I'm Buying Gold And Silver, But Not For The Reason You Think

Feb. 20, 2019 9:04 AM ETAEM, AG, BTG, FNV, FSM, GDX, GLD, GLDM, GOLD, IAU, OR, QQQ, RGLD, SAND, SLV, SPY, WPM, GDXJ, AEM:CA, ABX:CA, WPM:CA, FR:CA, FVI:CA, SSL:CA, BTO:CA, FNV:CA, OR:CA270 Comments

Summary

  • I'm accumulating gold, silver, and gold/silver stocks to maintain a 5-7% portfolio allocation to precious metals.
  • I consider gold to be fairly valued or mildly undervalued at the current time. Not necessarily deeply undervalued like some argue, but a good long-term risk/reward opportunity.
  • Streaming/royalty companies are my preferred choice.
  • Silver and platinum are historically undervalued.

Precious metals are a useful asset class within a diversified portfolio.

Gold is a store of wealth that protects against currency weakness, while gold stocks are investments (albeit historically not well-managed as a group). Silver and platinum are hybrids in the sense that they have a lot of industrial applications but can also serve as stores of wealth.

However, precious metals are a controversial subject. Many people invest in them heavily and have a strong attachment to them, while others consider them unsuitable for inclusion in any respectable portfolio.

I'm a moderate in this sense; I have no strong feelings either way but invest in precious metals when the price is right and the winds are in their favor. They're a defensive asset class that can provide good returns when appropriately priced and during times of turmoil.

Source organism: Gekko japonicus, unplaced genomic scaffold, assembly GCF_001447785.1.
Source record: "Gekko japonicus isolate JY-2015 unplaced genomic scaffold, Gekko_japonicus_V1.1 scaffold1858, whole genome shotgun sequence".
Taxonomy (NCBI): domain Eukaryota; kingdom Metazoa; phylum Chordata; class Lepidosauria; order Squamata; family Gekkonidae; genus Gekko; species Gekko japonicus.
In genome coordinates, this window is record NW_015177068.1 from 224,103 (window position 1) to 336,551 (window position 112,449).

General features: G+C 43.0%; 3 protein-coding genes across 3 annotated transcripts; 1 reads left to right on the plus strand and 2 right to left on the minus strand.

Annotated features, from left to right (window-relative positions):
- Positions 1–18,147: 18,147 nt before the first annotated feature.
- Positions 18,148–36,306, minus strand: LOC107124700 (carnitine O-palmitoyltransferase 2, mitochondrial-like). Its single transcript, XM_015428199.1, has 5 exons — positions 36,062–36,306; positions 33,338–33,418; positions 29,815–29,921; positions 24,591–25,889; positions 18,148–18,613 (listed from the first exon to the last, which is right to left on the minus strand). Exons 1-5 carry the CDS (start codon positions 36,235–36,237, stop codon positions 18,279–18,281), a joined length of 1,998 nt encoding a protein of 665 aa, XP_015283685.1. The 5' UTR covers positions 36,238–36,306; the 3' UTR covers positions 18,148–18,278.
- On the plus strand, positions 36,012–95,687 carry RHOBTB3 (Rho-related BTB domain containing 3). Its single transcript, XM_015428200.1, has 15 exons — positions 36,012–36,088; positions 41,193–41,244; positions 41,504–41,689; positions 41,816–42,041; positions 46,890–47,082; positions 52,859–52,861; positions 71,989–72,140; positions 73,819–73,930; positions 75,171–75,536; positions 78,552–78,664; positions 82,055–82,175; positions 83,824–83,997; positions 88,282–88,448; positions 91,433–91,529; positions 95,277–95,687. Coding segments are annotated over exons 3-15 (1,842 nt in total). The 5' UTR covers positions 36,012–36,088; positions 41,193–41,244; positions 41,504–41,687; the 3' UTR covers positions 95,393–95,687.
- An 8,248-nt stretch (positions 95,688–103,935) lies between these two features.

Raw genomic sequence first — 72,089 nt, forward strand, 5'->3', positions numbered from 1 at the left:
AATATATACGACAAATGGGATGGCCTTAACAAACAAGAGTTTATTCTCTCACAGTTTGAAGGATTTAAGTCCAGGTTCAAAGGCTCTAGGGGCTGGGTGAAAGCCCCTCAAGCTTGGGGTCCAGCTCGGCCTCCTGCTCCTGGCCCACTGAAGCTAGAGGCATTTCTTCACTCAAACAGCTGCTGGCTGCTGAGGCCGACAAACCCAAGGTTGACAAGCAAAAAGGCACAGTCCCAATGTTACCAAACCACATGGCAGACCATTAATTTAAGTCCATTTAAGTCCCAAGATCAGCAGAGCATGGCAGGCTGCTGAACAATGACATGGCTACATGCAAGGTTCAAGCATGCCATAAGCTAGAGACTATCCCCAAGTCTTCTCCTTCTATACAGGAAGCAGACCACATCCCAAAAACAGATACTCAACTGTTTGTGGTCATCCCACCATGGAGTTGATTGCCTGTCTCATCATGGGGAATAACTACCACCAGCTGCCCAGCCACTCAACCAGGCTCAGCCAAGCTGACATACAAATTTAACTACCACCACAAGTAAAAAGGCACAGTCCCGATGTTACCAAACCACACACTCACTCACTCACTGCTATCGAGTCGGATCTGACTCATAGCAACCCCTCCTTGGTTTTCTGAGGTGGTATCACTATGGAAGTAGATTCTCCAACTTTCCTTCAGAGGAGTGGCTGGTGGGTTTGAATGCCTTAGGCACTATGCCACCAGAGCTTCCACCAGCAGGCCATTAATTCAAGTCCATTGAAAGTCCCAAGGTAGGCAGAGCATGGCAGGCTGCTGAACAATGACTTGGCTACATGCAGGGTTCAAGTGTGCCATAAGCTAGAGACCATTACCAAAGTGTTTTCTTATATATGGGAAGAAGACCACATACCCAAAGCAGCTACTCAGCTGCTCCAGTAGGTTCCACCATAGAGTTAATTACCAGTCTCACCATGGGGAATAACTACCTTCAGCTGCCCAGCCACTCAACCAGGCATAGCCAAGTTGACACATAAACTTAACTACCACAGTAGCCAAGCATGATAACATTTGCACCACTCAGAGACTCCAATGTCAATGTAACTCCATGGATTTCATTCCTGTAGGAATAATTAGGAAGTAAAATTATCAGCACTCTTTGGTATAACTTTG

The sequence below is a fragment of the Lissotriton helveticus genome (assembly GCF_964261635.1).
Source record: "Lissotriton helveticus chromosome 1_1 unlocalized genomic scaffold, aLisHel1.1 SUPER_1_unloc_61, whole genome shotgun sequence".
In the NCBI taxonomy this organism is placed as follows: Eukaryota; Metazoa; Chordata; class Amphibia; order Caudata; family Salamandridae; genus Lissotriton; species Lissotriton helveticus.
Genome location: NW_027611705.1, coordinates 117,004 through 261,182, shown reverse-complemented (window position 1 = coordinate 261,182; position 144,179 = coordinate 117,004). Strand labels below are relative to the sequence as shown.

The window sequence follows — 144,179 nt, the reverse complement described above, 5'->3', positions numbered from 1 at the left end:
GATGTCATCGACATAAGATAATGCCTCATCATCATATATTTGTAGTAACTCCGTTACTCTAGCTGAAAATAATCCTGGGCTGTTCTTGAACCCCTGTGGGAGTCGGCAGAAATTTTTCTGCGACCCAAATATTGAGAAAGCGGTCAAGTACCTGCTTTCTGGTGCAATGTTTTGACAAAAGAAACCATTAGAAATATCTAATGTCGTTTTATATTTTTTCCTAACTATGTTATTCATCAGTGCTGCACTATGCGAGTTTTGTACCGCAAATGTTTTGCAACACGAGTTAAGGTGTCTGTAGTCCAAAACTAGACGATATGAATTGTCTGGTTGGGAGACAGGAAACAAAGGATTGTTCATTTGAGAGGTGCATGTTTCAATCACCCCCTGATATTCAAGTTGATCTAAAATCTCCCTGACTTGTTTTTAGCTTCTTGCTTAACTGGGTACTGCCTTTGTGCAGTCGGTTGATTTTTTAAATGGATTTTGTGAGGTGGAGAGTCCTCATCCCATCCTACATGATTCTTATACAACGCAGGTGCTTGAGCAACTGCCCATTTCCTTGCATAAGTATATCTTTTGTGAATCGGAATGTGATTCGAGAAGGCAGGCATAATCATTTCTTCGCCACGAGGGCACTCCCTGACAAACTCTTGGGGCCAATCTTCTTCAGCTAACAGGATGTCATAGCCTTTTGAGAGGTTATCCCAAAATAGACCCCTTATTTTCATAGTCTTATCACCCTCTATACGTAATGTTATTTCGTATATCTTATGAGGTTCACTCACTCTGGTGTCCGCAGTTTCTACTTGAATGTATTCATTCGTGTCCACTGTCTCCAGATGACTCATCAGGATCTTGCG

In particular, I have a simple framework for determining roughly what I'm willing to pay for gold, which can then be extrapolated to other precious metals. I don't try to time or trade gold over the short term; I merely assess whether it's reasonably priced and worth holding for the long term.

Asset Price Inflation

As I have shown in a couple articles, net worth relative to income is at record levels in the United States, which some people refer to as the "Everything Bubble":

Net Worth to IncomeChart Source: St. Louis Federal Reserve

The combination of low interest rates and money-printing has inflated asset prices, even though it hasn't inflated consumer prices for everyday goods. Stocks, real estate, bonds, and gold have all been propped upto high levels in part by very easy monetary policy.

The broad money supply per capita of the U.S. has grown a lot more quickly than the consumer price index over the past 20 years. Due to the slowing velocity

ChartData by YCharts

ChartData by YCharts

ChartData by YCharts

ChartData by YCharts

ChartData by YCharts

This article was written by

Lyn Alden Schwartzer profile picture
43.75K Followers
Author of Stock Waves
High-probability investing where fundamentals and technicals align!
With a background that blends engineering and finance, I cover value investing with a global macro overlay. My focus is on long-term fundamental investing, primarily in equities but also in precious metals and other asset classes when appropriate.

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My work can be found at LynAlden.com, ElliotWaveTrader.net, and within the Seeking Alpha marketplace where I work with the Stock Waves team to blend their technical analysis with my fundamental analysis for high-probability long-term setups.

Disclosure: I am/we are long SLV, IAU, FNV, SAND, OR, RGLD, AEM, BTG, GOLD, AG, FSM. I wrote this article myself, and it expresses my own opinions. I am not receiving compensation for it (other than from Seeking Alpha). I have no business relationship with any company whose stock is mentioned in this article.

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